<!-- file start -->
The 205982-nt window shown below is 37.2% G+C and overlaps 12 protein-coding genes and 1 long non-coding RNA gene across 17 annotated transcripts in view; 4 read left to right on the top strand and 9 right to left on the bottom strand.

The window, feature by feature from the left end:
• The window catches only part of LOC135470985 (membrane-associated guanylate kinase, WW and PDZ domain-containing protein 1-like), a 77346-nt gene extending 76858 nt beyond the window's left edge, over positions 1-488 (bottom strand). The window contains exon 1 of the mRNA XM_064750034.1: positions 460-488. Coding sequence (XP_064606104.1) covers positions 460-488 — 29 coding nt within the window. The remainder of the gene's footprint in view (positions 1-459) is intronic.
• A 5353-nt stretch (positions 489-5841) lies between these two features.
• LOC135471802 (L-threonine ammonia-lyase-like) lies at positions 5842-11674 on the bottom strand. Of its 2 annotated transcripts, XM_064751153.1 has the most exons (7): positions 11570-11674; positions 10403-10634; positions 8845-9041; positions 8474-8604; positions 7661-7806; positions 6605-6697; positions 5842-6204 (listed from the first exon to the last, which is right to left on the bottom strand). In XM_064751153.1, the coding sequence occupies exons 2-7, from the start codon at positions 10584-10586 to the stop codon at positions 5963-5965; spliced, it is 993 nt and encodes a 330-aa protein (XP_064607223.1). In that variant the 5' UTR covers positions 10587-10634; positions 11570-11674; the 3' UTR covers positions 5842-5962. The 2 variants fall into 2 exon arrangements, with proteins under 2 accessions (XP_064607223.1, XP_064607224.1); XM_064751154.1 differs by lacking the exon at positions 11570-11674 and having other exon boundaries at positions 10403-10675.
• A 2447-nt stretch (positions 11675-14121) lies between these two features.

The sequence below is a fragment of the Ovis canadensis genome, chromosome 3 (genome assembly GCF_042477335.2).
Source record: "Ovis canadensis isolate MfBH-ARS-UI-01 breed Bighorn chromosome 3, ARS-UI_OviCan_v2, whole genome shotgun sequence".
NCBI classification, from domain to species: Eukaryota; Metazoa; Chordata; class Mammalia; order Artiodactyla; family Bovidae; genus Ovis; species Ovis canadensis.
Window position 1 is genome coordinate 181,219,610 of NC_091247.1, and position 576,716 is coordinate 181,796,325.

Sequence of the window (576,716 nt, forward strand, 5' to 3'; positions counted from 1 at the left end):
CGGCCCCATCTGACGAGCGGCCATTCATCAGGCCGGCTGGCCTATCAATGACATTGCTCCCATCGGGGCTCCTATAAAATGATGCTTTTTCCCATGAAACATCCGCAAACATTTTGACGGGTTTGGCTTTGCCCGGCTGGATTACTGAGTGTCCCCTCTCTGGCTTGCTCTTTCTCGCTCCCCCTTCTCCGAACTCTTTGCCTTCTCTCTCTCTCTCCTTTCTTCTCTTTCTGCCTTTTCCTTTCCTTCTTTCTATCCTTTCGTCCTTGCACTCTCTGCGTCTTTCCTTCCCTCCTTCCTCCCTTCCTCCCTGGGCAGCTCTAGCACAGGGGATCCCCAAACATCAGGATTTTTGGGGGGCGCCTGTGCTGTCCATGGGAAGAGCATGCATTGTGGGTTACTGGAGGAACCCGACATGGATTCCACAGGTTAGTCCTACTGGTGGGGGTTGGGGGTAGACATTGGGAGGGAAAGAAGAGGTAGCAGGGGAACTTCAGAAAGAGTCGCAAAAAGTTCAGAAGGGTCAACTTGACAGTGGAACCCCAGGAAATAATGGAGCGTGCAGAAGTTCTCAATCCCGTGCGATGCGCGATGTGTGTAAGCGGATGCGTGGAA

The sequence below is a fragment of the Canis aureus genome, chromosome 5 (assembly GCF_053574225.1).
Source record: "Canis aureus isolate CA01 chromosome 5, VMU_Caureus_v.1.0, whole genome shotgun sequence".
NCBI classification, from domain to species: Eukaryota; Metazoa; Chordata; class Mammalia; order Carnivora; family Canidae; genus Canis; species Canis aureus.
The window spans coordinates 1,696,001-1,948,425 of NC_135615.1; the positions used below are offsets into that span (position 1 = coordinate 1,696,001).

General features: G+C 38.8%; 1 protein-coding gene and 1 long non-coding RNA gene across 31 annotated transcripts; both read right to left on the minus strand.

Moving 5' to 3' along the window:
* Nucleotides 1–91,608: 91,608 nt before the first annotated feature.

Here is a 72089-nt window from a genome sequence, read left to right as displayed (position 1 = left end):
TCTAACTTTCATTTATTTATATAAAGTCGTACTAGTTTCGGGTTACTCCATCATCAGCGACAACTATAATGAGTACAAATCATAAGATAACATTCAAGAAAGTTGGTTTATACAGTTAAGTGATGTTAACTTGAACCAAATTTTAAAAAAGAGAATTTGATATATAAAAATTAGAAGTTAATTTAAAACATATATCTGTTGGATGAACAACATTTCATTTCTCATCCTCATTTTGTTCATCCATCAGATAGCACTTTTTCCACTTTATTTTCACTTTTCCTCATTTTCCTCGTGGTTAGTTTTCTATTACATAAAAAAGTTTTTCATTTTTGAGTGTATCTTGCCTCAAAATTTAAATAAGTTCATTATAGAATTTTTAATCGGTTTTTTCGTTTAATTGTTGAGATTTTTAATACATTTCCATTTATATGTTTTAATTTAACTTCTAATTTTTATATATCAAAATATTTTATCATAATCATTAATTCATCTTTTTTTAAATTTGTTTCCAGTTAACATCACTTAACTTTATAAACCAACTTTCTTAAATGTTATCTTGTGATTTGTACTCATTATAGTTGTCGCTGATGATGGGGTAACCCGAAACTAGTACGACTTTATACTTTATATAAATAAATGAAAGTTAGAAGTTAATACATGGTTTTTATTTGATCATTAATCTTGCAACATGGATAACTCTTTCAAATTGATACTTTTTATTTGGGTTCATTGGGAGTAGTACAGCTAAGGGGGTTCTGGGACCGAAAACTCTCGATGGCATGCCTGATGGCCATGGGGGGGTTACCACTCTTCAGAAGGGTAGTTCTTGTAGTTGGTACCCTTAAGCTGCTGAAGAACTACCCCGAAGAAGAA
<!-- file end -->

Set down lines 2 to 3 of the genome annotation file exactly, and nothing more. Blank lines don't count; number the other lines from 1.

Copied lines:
The window, feature by feature from the left end:
• The window catches only part of LOC135470985 (membrane-associated guanylate kinase, WW and PDZ domain-containing protein 1-like), a 77346-nt gene extending 76858 nt beyond the window's left edge, over positions 1-488 (bottom strand). The window contains exon 1 of the mRNA XM_064750034.1: positions 460-488. Coding sequence (XP_064606104.1) covers positions 460-488 — 29 coding nt within the window. The remainder of the gene's footprint in view (positions 1-459) is intronic.